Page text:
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Spokane, Washington  Est. May 19, 1883
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‘Super blood wolf moon eclipse’ worth howling about if weather clears

If there was ever a time to howl at the moon, Sunday evening might be it.

An alignment of the sun, Earth and moon is going to bring about a super blood wolf moon eclipse.

Essentially, it’s a total lunar eclipse with a couple of other elements thrown in.

“It is a big, long name for several things happening,” said Joe Bruce, NASA/Jet Propulsion Laboratory ambassador in Spokane. “I am looking forward to it.”

There is a problem, however. The weather.

Storms blew into the Inland Northwest on Thursday bringing rain and snow. There’s another storm expected Sunday raising the possibility that the eclipse could be eclipsed by clouds.

“The chances (of seeing it) around here are looking real slim,” said Joey Clevenger, forecaster for the National Weather Service in Spokane.

But if Sunday’s weather system arrives earlier than expected and starts to leave the region sooner, there is a chance for cloud breaks to let the moon shine with the glow of reddish light passing through the atmosphere of Earth.

The Spokane Astronomical Society will be set up for viewing the eclipse at the Southeast Sports Complex, 2700 E. 46th Ave., said Nick Monkman, president of the SAS.

“Shame about the weather forecast … but you never know,” he said.

This will be the only total lunar eclipse for 2019. The Inland Northwest is well-positioned to see it, if not for the weather.

Total lunar eclipses occur only during full moons.

The eclipse involves the moon moving through the Earth’s shadow. Sunlight passing around the outer surface of the Earth is filtered by particles in the atmosphere, casting the blood moon glow of total lunar eclipses.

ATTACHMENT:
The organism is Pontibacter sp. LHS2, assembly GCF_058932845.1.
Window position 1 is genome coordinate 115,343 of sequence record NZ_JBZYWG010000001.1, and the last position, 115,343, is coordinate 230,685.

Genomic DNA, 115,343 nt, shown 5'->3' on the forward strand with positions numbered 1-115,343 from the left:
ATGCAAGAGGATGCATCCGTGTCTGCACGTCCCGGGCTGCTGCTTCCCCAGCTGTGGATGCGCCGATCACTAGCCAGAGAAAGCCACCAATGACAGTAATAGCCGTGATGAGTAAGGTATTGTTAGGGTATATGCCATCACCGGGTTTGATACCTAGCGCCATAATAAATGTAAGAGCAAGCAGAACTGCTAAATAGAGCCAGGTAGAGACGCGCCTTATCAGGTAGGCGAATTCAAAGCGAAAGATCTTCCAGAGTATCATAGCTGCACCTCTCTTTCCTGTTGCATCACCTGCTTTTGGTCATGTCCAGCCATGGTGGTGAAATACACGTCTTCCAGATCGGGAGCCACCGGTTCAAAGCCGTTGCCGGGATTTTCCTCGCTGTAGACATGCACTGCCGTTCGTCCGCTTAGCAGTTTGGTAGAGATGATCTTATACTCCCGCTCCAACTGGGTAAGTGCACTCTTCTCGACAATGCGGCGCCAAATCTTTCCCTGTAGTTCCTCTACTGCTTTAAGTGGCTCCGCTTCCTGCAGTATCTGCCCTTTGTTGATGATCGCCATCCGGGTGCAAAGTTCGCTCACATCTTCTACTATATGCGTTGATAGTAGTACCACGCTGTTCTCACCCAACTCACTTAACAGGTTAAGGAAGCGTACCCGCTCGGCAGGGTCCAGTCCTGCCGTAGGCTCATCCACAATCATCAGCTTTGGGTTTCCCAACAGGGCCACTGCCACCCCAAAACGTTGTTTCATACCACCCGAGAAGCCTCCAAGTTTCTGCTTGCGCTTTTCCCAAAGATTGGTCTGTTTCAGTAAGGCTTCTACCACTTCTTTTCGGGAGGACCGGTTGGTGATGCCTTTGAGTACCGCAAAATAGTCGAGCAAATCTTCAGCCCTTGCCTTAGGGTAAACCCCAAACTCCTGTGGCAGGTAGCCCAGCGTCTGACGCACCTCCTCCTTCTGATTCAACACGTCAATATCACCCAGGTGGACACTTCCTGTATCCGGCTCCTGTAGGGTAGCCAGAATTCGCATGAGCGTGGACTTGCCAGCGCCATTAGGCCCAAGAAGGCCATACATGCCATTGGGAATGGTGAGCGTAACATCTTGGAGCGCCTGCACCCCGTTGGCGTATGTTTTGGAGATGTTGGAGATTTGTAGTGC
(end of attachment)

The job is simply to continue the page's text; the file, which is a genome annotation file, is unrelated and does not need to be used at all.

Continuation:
First contact with the Earth’s shadow is at 6:36 p.m. The partial phase of the eclipse begins at 7:33 p.m. Sunday, gradually darkening until totality is reached at 8:41 p.m. when the red glow envelopes the moon surface. The greatest eclipse is at 9:13 p.m. Totality ends at 9:43 p.m.

Over time, monthly full moons have acquired different names. The one in January is a wolf moon, a name derived from Native Americans, who heard the howling of wolves hungry for food in the dead of winter.

“Wolves come out that evening,” Bruce said.

More commonly, people know the full moon in September as the harvest moon. In October, it is the hunter’s moon.

The moon orbits around the Earth every 27.3 days in a path that is slightly elliptical, meaning it can be closer or farther from Earth throughout the month. When the full moon occurs during the moon’s closer proximity to Earth, that full moon is called a super moon because it appears slightly larger than at other times of the year. The second full moon in a month is a blue moon.

Astronomers said the super blood wolf moon eclipse may be darker than other lunar eclipses because of the closer proximity of Earth and moon.

In addition to the moon’s elliptical orbit around Earth, the path of the moon’s orbit is slightly tilted from the plane of the Earth around the sun. This accounts for the infrequent occurrences of total lunar eclipses.

“If it were a perfect plane we would have an eclipse every month,” Bruce said.

JPL’s website says Sunday’s lunar eclipse is a great opportunity for students to learn more about the alignments and interaction of sun, Earth and moon.

On Sunday, the second partial phase ends at 10:50 p.m. The last part of the eclipse ends at 11:48 p.m.

The Spokane area will see its next total lunar eclipse on May 26, 2021, with totality at 4:11 a.m. It will be followed by two more in 2022.

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